Job Applicants: Be Specific!

by Donna Akiba Sullivan Harper, Ph.D.
(Atlanta, GA, USA)

Donna Akiba Sullivan Harper, Ph.D.

Donna Akiba Sullivan Harper, Ph.D.

I am ending my six-year term as Chairperson of the Department of English at a wonderful liberal arts college. During these six years, we have both advertised positions and filled adjunct positions as needed.

In both cases, I must say that the successful candidates are people who were specific in their applications. Candidates who had researched our web page, had Googled our other instructor's profiles, and who knew something about our actual offerings, were able to apply with specific accuracy.

Our search committee is always pleased to see that candidates know about our online literary magazine or are aware of a course that is required of all students. Likewise, when candidates have met successful graduates, they can say how much they would enjoy teaching students...such as that graduate.

Even an unsolicited resume' is more appealing, when the applicant names specific courses. "If you have an opening in World Literature, please keep me in mind. Or, If you need adjunct coverage for journalism, I would love to be considered."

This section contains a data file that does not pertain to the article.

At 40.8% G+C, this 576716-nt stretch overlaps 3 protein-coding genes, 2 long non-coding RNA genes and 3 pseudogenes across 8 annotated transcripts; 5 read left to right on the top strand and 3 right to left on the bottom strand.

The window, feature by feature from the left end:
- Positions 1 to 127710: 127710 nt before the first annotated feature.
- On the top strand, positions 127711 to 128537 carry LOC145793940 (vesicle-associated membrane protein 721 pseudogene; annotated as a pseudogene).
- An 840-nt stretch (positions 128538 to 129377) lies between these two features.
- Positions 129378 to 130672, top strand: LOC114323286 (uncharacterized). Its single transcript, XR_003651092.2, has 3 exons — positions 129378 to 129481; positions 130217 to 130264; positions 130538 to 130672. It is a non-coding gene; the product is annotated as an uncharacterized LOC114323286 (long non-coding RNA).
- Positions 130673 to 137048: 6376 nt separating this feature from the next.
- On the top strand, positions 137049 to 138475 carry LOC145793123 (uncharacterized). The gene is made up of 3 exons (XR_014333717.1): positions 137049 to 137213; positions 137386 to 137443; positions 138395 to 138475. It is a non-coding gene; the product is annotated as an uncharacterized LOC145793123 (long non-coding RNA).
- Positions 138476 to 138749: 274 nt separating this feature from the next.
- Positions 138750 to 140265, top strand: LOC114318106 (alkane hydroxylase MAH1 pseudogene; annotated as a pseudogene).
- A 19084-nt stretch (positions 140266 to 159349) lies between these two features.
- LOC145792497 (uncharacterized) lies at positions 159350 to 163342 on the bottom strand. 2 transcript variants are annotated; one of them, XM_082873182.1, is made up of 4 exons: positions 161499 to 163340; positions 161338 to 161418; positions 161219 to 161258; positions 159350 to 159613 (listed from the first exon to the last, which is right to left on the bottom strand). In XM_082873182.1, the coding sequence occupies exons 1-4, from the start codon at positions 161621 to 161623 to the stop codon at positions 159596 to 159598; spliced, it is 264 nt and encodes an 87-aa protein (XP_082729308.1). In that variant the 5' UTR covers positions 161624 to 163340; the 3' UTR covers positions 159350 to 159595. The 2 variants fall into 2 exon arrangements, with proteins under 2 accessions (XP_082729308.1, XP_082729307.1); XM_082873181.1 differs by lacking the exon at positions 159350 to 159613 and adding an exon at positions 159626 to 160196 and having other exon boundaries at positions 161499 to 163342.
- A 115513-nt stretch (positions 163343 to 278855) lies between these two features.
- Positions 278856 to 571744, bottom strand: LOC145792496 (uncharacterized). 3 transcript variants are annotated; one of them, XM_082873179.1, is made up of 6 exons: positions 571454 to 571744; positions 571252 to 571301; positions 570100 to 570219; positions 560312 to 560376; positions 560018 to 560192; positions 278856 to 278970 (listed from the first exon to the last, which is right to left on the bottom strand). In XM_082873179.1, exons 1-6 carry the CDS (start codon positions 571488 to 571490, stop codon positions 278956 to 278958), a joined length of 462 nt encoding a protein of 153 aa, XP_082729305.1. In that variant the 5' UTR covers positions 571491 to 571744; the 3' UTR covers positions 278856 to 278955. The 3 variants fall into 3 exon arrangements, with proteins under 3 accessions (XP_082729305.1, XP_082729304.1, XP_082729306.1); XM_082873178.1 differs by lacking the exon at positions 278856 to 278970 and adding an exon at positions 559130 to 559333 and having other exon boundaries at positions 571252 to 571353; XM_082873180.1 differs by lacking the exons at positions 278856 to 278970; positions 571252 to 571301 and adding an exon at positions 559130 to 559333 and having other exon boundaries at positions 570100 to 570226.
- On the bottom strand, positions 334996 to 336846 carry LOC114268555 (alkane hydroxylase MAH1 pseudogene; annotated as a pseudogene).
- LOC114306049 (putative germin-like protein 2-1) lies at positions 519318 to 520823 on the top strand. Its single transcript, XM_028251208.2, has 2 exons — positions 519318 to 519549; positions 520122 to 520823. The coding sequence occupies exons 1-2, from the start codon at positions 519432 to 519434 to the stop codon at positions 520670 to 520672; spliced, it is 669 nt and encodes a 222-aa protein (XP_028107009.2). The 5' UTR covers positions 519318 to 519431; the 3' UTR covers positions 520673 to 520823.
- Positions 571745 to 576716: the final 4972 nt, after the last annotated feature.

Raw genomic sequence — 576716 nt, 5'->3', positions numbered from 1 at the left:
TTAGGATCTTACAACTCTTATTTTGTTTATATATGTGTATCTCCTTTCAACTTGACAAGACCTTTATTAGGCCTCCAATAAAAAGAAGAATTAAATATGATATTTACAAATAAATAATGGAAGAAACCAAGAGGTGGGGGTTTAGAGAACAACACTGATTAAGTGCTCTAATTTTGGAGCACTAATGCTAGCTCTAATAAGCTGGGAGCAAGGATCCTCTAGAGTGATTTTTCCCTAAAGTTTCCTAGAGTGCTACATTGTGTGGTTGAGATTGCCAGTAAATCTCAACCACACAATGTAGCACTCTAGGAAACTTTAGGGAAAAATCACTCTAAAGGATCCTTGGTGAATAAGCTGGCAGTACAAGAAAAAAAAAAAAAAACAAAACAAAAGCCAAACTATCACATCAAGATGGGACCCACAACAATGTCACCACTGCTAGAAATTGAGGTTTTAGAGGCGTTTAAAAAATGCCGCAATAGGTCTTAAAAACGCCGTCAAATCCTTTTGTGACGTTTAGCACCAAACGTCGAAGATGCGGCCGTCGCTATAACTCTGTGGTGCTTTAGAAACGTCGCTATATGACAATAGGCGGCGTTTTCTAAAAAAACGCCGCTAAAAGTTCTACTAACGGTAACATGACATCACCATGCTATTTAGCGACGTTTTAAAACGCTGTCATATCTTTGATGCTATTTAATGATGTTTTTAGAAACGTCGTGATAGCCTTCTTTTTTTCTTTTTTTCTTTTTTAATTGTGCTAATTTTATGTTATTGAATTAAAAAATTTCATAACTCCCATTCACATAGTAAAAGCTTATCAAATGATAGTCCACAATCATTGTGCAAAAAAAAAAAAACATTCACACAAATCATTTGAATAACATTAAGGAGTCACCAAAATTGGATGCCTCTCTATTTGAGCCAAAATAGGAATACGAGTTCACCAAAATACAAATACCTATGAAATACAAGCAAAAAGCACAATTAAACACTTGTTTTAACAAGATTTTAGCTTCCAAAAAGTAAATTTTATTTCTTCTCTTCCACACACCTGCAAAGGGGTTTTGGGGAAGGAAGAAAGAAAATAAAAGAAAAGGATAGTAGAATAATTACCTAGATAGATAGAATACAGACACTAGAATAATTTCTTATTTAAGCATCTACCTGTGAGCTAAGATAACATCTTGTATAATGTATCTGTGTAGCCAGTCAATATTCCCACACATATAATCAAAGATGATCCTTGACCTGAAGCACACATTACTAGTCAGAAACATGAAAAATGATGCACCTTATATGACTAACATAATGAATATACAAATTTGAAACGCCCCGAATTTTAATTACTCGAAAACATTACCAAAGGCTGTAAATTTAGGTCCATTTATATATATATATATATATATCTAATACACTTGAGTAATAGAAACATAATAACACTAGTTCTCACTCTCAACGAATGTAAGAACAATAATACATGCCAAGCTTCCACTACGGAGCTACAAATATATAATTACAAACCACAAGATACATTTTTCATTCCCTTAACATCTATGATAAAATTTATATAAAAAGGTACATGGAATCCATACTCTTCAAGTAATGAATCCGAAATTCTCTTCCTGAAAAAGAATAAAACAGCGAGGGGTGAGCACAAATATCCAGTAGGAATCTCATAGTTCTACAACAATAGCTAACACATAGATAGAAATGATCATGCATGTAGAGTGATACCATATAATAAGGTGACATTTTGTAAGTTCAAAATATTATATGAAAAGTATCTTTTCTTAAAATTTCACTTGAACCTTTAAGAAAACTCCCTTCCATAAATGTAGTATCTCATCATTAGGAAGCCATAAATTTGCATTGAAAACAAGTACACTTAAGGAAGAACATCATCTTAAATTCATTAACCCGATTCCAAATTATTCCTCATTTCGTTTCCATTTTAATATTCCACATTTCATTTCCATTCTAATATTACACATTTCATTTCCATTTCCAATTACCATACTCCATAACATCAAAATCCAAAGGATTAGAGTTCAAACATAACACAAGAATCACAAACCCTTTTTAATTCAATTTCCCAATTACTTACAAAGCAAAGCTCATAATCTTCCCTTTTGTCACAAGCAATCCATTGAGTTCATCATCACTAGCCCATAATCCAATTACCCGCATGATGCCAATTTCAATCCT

Obviously, the resume' should indicate graduate preparation, experience, and/or publications that would support such applications.

By contrast, folks who send a letter and a resume', "To whom it may concern" (without looking us up to get a target name); or even worse, "Dear Sir" (which is extremely offensive to a woman who receives the letter) are not attractive candidates.

If a candidate does not take the time to investigate the place to which he or she is applying, then the candidate really doesn't seem to care very much. Some time spent preparing can reap wonderful benefits!

When a candidate knows what he or she might be best qualified to do, then the candidate makes it much more likely that the recipient of the letter -- especially an unsolicited letter -- will keep the application and the resume' on file...just in case something becomes available.
Dr. Donna Sullivan-Harper has many years of experience in the field of Higher Education; both as a Department chairperson as well as an Instructor of Undergraduate & Graduate students.

When she is not attending to academic affairs, she enjoys quality time with her family and friends. Donna also enjoys traveling domestically and abroad. To comment on her article and/or to contact her personally, please comment via the hyperlink below.

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Jan 11, 2011
Higher Education Job Applying
by: Publisher

Dr Harper,
Thanks so much for offering my site visitors a peek into the inner workings of higher ed hiring. Per your article, it sounds as though the selection process is both rigorous and grueling...for both candidate as well as the committee.

Best wishes to you for continued prosperity in both your professional as well as personal life.


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